I left the Supergun in a completed working state. In its current form it will play all JAMMA compatible PCB's as well as a Neo-Geo MVS 1-slot motherboard.
In some of my internet searches for game information and to see what games are around to purchase I saw 2 CPS2 games and an A-board to run them and snapped them up. When I was a kid I loved Streetfighter and the Streetfighter style games and to play the real ones at home would be amazing. I'm itching to pick them up at the end of the month. :-D
With the normal JAMMA arcade set-up you only need 3 buttons to play the games. With Neo-Geo MVS games you need a 4th button (D) so when I wired up my Supergun I added in the D line so it will play both types of arcade game.
Because I'm getting the CPS2 games I wanted to add in the abillity to have all 6 buttons working. The 3 punches and 3 kicks. I looked on the Jamma-Nation website and saw a really cool guide on making a multiple kick-harness adapter for your Supergun using a 9-pin socket.
Check it out here : multiple kickharness adapter
I didn't have any 9-pin sockets lying around but thankfully I still had the Megadrive 2 that I couldn't bring back to life. I found the board out and fired up my de-soldering iron and took the 2 controller ports from it. I like using and salvaging parts if I can. Adds to the fun of creating the Supergun I think. Anyway, here is the desoldered controller ports from the Megadrive 2 dremeled to seperate them.
After getting the ports seperated and free I set about making the hole in the back of the Supergun for the port to be mounted too. I was a little worried about this stage as the back is all wired up and finished that my dremel drill would end up snagging or cutting a wire in there.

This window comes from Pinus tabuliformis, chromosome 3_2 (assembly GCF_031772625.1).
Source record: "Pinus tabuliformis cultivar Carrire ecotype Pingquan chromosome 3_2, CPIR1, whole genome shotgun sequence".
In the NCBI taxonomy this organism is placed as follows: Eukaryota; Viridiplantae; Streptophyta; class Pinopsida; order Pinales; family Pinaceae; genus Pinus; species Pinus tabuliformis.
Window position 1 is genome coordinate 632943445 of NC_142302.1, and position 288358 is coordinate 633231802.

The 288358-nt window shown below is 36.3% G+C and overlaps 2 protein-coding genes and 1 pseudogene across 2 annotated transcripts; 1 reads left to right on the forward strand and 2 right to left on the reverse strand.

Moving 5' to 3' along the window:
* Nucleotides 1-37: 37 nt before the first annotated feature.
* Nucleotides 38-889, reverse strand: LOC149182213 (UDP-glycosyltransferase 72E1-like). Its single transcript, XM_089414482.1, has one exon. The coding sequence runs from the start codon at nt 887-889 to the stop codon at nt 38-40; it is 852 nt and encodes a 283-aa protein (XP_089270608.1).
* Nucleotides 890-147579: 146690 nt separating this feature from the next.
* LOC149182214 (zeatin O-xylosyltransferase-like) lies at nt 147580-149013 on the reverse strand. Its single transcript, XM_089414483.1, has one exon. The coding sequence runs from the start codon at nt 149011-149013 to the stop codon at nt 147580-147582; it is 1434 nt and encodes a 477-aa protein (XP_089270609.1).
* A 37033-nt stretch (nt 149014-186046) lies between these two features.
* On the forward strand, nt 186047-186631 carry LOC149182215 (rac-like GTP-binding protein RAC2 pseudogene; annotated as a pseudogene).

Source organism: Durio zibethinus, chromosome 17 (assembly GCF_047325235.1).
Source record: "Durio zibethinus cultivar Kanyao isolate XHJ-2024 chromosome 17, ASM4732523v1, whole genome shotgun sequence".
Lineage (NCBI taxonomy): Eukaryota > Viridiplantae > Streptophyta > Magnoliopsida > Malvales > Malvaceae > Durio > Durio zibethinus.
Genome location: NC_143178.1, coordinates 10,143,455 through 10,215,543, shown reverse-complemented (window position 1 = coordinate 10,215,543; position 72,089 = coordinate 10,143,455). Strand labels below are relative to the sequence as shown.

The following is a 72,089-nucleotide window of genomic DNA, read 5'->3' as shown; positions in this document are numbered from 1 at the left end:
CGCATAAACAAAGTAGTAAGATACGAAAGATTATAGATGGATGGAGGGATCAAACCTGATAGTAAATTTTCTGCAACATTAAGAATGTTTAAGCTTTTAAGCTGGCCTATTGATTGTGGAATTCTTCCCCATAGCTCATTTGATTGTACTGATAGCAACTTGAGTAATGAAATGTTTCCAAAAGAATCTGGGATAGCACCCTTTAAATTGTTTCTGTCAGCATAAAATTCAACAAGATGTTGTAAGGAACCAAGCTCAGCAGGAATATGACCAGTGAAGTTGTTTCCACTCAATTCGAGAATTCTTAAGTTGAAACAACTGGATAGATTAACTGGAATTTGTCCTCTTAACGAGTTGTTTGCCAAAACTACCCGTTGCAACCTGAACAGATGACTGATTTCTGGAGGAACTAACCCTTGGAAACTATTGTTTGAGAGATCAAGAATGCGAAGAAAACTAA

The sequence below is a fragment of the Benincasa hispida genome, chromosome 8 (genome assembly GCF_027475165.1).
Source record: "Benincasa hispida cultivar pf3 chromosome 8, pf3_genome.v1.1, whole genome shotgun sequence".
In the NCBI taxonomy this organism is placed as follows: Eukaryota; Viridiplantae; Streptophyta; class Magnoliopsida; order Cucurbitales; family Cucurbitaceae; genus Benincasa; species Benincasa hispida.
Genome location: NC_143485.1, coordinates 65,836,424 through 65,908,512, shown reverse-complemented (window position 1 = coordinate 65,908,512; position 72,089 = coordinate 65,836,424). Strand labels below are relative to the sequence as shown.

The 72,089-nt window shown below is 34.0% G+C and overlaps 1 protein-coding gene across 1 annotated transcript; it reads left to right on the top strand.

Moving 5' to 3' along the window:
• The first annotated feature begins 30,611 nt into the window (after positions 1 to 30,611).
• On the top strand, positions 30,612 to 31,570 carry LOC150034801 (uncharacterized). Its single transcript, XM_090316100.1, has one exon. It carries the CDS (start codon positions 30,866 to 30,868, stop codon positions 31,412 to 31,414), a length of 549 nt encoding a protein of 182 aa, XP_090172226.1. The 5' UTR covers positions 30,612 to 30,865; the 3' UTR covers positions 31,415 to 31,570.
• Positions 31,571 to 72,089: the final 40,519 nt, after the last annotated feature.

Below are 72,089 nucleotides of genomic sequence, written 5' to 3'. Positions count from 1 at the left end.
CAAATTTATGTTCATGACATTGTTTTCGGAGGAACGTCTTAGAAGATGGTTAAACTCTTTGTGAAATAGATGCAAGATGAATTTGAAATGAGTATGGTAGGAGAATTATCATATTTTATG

Because the JAMMA harness had lots of wire left over from me cutting it to length inside the Supergun I had the perfect wire for hooking up the controller port pins to the new expansion port. I was hoping to use the same wire for the kick-harness adapter so that it was all wired the same through out.
When you wire up a 15-pin Neo-Geo + controller port you end up with 3 pins left that aren't wired up. Perfect for adding in the kick-harness as you have the spare pins to fill. I measured out the amount of wiring to span the Supergun from controller ports to adapter port and started soldering the wires up.
I tried to match up the colours of the wires to match the adapter guide as best as I could and grouped them to make it nice, neat and easy to keep untangled from the JAMMA harness.
|showing the 2 sets of kick wires soldered to the controller port|
Thankfully the Megadrive 2 controller ports have a 90 degree angle on the way the pins come out the back compared to how they are in the socket. This allowed easier soldering to the socket and routing in the confined space at the rear of the Supergun.
When it came to this stage I wrote down the colours of the wires I was using and noted their positions on the expansion socket so I could wire up the Kick-harness I'll eventually either buy or make so that it matches up.
Here's the expansion port all wired up and ready to be mounted to the back of the Supergun.
The cut doesn't look too neat I must admit but this will be hidden away inside the Supergun case and no-one will see it.
One thing I found with using the salvaged Megadrive2 port was that there are no mounting holes for you to screw it to the case. The only way I could think of to secure the port to the case was with hot glue. This made a nice hold on the rear panel and also insulated the wires so there shouldn't be any cross signals.
Here is the rear of the Supergun all finished up. All that's needed is sanding down the milliput join and spraying the rear panel matt black.
The expansion port makes the adding of Kick-harnesses nice and neat because its not going to be another adapter hanging out next to the JAMMA edge connector or a perminant set of wires hanging out the back of the case all the time. So whenever I want to play a CPS game (1,2 or 3) or Midway fighting game I just plug the kick-harness into the socket on the back of the Supergun and I'm away.
It was easy to follow the guide and wire up so if your making a Supergun I recommend going a long this route for a nice adaptable Supergun in the end.
Catch you later for some more geeky goodness.